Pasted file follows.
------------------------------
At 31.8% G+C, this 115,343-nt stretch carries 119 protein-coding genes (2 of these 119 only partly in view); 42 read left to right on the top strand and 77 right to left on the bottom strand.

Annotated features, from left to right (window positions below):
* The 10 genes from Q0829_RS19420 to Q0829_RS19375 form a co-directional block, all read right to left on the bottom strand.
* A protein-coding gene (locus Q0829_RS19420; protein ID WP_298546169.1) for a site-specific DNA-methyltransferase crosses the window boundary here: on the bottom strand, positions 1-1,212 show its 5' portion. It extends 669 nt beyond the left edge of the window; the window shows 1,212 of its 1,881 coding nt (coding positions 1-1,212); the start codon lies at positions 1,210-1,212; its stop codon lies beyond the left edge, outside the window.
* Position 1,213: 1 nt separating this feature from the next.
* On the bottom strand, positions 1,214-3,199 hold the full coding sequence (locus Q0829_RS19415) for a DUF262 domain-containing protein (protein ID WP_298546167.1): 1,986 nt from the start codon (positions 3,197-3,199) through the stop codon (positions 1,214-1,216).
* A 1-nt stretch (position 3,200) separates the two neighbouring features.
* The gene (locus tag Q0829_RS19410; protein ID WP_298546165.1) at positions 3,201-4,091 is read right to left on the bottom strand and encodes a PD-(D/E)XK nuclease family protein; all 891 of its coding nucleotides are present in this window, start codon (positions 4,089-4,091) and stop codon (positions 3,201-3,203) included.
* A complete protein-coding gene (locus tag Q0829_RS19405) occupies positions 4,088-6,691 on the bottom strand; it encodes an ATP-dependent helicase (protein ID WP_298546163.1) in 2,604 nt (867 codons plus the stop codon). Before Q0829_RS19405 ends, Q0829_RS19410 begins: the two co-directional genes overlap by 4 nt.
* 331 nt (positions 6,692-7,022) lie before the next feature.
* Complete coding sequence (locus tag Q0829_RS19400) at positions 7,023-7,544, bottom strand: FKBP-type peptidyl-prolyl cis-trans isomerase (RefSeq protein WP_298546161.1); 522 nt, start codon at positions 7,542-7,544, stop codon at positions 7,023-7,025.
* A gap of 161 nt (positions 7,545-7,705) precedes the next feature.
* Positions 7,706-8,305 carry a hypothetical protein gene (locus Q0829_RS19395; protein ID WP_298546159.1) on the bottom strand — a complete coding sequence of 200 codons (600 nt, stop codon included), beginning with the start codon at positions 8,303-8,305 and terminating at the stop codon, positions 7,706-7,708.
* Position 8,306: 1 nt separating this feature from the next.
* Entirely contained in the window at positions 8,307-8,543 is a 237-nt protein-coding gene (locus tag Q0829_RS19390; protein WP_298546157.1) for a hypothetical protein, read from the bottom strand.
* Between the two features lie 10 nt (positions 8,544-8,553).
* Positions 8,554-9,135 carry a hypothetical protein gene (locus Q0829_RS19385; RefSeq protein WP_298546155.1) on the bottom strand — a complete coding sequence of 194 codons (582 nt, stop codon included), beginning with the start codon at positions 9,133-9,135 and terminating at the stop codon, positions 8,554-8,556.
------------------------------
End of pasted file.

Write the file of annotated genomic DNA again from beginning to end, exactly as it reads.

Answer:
At 31.8% G+C, this 115,343-nt stretch carries 119 protein-coding genes (2 of these 119 only partly in view); 42 read left to right on the top strand and 77 right to left on the bottom strand.

Annotated features, from left to right (window positions below):
* The 10 genes from Q0829_RS19420 to Q0829_RS19375 form a co-directional block, all read right to left on the bottom strand.
* A protein-coding gene (locus Q0829_RS19420; protein ID WP_298546169.1) for a site-specific DNA-methyltransferase crosses the window boundary here: on the bottom strand, positions 1-1,212 show its 5' portion. It extends 669 nt beyond the left edge of the window; the window shows 1,212 of its 1,881 coding nt (coding positions 1-1,212); the start codon lies at positions 1,210-1,212; its stop codon lies beyond the left edge, outside the window.
* Position 1,213: 1 nt separating this feature from the next.
* On the bottom strand, positions 1,214-3,199 hold the full coding sequence (locus Q0829_RS19415) for a DUF262 domain-containing protein (protein ID WP_298546167.1): 1,986 nt from the start codon (positions 3,197-3,199) through the stop codon (positions 1,214-1,216).
* A 1-nt stretch (position 3,200) separates the two neighbouring features.
* The gene (locus tag Q0829_RS19410; protein ID WP_298546165.1) at positions 3,201-4,091 is read right to left on the bottom strand and encodes a PD-(D/E)XK nuclease family protein; all 891 of its coding nucleotides are present in this window, start codon (positions 4,089-4,091) and stop codon (positions 3,201-3,203) included.
* A complete protein-coding gene (locus tag Q0829_RS19405) occupies positions 4,088-6,691 on the bottom strand; it encodes an ATP-dependent helicase (protein ID WP_298546163.1) in 2,604 nt (867 codons plus the stop codon). Before Q0829_RS19405 ends, Q0829_RS19410 begins: the two co-directional genes overlap by 4 nt.
* 331 nt (positions 6,692-7,022) lie before the next feature.
* Complete coding sequence (locus tag Q0829_RS19400) at positions 7,023-7,544, bottom strand: FKBP-type peptidyl-prolyl cis-trans isomerase (RefSeq protein WP_298546161.1); 522 nt, start codon at positions 7,542-7,544, stop codon at positions 7,023-7,025.
* A gap of 161 nt (positions 7,545-7,705) precedes the next feature.
* Positions 7,706-8,305 carry a hypothetical protein gene (locus Q0829_RS19395; protein ID WP_298546159.1) on the bottom strand — a complete coding sequence of 200 codons (600 nt, stop codon included), beginning with the start codon at positions 8,303-8,305 and terminating at the stop codon, positions 7,706-7,708.
* Position 8,306: 1 nt separating this feature from the next.
* Entirely contained in the window at positions 8,307-8,543 is a 237-nt protein-coding gene (locus tag Q0829_RS19390; protein WP_298546157.1) for a hypothetical protein, read from the bottom strand.
* Between the two features lie 10 nt (positions 8,544-8,553).
* Positions 8,554-9,135 carry a hypothetical protein gene (locus Q0829_RS19385; RefSeq protein WP_298546155.1) on the bottom strand — a complete coding sequence of 194 codons (582 nt, stop codon included), beginning with the start codon at positions 9,133-9,135 and terminating at the stop codon, positions 8,554-8,556.